There’s also an important physical component to mental preparedness. Providing onsite athletic training is a way to help workers physically prepare for their tasks every day. Athletic trainers can look at each task and provide tailored stretches or strengthening exercises to help workers prepare for the task and feel better at the end of the day. When workers can go home feeling good, they’re more likely to show up the next day with a fresh mind and sharp focus.
- Adopting environmental wellness
Another way to keep workers engaged on the jobsite is by adopting environmental wellness strategies. Environmental wellness is really about making worksites more comfortable for workers and more conducive to wellbeing. Baseline environmental wellness initiatives include cleaner and nicer hygiene amenities, but these initiatives should be taken further to truly address and support employee wellness. Things like hydration stations or stretching stations, where workers can conveniently take a break for themselves, are proven to help workers prioritize their health and remain focused on the job.
Environmental wellness initiatives can also include lifestyle services like onsite haircuts and preventive health screenings, or smoothie stations and food trucks. It’s a way for leadership to show workers they care about their health and wellness and can help break up the repetitiveness of daily tasks with rotating stations and offerings. Bringing these services onsite provides a convenience for workers and allows them the time to take care of themselves during the workday.
On top of helping to prevent complacency, adopting environmental wellness initiatives can help worksites see greater worker productivity, reduced absenteeism and increased employee retention.
- Engaging employees mentally and physically
It might sound obvious but creating ways for employees to be engaged in their physical and mental health while at work is a key driver of overall workforce wellness. Finding ways to break up the hours of the day with group or solo activities can help keep workers energized over long workdays.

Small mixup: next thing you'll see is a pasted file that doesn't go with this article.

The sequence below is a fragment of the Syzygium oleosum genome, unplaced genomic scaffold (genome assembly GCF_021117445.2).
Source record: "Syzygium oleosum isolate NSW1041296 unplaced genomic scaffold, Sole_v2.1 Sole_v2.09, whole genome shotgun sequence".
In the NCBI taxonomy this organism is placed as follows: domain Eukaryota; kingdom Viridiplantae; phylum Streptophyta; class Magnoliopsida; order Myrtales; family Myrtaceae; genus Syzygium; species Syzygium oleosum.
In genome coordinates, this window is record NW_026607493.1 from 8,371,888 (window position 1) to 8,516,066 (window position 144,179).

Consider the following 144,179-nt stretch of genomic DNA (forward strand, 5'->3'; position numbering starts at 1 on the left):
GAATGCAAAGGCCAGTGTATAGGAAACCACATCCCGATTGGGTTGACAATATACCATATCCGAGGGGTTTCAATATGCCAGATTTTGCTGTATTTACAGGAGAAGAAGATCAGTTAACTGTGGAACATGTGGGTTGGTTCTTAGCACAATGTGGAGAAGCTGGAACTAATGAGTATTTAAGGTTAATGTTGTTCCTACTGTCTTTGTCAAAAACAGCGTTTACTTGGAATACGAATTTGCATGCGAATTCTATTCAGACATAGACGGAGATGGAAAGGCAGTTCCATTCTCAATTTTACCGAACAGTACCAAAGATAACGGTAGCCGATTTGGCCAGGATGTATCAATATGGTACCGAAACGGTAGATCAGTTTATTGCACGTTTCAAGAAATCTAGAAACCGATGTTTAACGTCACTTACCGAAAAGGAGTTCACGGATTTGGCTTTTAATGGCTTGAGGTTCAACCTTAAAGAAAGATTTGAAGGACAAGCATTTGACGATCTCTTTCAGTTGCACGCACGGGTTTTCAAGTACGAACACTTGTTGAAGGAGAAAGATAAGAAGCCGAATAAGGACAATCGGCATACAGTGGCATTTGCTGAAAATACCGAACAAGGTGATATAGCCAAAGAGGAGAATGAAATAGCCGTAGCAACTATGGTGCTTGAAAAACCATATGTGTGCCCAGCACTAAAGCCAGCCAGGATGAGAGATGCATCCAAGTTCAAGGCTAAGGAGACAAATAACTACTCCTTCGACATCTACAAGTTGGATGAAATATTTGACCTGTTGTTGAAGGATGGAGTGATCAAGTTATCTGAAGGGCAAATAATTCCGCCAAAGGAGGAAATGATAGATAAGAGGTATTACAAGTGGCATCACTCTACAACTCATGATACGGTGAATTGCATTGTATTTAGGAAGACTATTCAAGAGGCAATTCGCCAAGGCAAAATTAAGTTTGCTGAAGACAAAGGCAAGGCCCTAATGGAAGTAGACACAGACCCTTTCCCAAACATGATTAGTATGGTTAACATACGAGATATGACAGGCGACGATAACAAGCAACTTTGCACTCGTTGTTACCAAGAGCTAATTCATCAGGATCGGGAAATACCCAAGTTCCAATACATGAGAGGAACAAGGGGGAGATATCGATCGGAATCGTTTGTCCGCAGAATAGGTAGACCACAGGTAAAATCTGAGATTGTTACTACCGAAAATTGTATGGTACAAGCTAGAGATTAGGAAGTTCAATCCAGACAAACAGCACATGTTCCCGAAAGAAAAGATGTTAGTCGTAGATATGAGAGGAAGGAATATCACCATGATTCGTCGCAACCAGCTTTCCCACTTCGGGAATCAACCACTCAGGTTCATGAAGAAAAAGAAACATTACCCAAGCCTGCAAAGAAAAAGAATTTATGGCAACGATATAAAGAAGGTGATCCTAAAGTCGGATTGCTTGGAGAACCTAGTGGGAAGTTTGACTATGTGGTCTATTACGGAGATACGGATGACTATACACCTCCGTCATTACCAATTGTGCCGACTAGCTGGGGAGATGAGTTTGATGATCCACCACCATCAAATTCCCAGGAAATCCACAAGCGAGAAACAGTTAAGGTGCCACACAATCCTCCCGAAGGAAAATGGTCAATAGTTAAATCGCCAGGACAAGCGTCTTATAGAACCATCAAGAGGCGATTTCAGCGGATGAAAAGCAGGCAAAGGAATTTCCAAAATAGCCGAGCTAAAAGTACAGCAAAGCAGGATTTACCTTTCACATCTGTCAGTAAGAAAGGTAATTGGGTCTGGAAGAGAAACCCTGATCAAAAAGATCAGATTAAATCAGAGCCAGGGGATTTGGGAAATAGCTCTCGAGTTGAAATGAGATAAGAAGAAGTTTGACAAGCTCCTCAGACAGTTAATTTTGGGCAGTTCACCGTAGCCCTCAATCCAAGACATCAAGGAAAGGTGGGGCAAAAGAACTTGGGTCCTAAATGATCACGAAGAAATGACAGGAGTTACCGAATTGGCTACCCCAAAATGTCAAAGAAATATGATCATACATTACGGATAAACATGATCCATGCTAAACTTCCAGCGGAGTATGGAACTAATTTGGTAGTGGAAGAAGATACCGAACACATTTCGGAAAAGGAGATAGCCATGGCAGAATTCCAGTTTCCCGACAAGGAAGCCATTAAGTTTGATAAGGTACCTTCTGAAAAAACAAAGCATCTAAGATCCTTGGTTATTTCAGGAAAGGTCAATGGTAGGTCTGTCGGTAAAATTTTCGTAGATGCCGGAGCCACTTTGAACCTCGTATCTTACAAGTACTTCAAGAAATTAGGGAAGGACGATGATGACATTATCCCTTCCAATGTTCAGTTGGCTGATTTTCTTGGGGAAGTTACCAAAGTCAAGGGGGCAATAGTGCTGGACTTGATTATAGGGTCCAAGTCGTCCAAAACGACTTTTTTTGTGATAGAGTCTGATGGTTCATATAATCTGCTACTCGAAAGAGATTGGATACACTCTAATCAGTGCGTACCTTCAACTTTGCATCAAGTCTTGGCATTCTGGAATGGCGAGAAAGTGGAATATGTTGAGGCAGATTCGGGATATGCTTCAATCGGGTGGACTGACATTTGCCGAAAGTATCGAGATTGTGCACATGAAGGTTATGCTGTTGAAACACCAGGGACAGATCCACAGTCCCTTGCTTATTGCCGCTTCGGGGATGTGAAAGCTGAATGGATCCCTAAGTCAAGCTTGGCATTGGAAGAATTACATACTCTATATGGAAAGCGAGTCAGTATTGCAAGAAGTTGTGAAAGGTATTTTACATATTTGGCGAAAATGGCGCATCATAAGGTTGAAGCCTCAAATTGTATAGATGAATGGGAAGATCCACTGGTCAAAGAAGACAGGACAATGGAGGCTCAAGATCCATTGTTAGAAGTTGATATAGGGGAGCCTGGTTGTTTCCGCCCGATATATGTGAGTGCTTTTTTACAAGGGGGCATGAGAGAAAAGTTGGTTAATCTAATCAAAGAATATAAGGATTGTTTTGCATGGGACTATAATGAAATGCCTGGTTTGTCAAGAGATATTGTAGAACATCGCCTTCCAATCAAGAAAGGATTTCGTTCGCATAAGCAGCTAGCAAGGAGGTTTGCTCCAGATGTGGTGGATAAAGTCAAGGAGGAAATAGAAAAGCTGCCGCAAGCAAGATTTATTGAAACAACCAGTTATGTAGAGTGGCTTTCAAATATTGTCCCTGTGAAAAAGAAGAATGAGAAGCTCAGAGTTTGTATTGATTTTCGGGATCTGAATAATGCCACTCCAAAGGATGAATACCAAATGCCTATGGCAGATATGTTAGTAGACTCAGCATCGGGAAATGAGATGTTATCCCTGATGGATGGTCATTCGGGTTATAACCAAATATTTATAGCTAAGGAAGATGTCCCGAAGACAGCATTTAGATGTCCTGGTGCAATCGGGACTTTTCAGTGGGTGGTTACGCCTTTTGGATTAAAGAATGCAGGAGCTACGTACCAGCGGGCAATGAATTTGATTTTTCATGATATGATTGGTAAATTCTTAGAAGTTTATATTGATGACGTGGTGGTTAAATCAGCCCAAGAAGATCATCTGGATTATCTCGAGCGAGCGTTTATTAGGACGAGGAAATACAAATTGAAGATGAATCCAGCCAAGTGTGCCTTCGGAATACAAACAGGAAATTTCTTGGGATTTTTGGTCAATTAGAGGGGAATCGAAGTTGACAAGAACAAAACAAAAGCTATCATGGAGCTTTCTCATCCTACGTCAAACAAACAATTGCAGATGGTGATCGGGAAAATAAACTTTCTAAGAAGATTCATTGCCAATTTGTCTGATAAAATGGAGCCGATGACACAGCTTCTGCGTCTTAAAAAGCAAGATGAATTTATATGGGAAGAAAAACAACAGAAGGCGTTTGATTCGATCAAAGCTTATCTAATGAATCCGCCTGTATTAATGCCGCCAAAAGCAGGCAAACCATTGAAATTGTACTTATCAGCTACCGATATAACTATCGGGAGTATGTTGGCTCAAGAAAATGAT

Morning group stretches are a great way to bring the site together to start the day on a good note. Bringing a wellness cart onsite throughout the day is another way to get workers to leave their stations and take a short break for their mental health. Leadership can also coordinate micro-sessions with guest speakers who can talk about health topics specific to that site, like how to manage blood sugar or the signs of depression. These sessions provide both valuable information for workers and an opportunity to rest and focus their attention on something other than their daily tasks. Mind, body, safety chats are another way leaders can engage workers to open up about their health concerns and address them.
When every worker is empowered to be at their healthiest, they’re able to show up every day feeling good and at their best – decreasing the probability of complacency. All it takes is reminding workers to think about their health and giving them the time and space to do it on the worksite.
Empowering a Driven and Productive Workforce
Workplace complacency creates dangers for everyone on a worksite. For workers, it leads to higher risk of injury. For leaders, it leads to poor morale and decreased productivity. As such, preventing complacency should be a top business priority.
Luckily, there are multiple tactics leadership can leverage to keep workers engaged in both their work and their health. The two go hand in hand when it comes to building a workforce that is motivated, productive and constantly improving. Empowering workers to take care of their physical and mental health is key to cutting through complacency and keeping it at bay.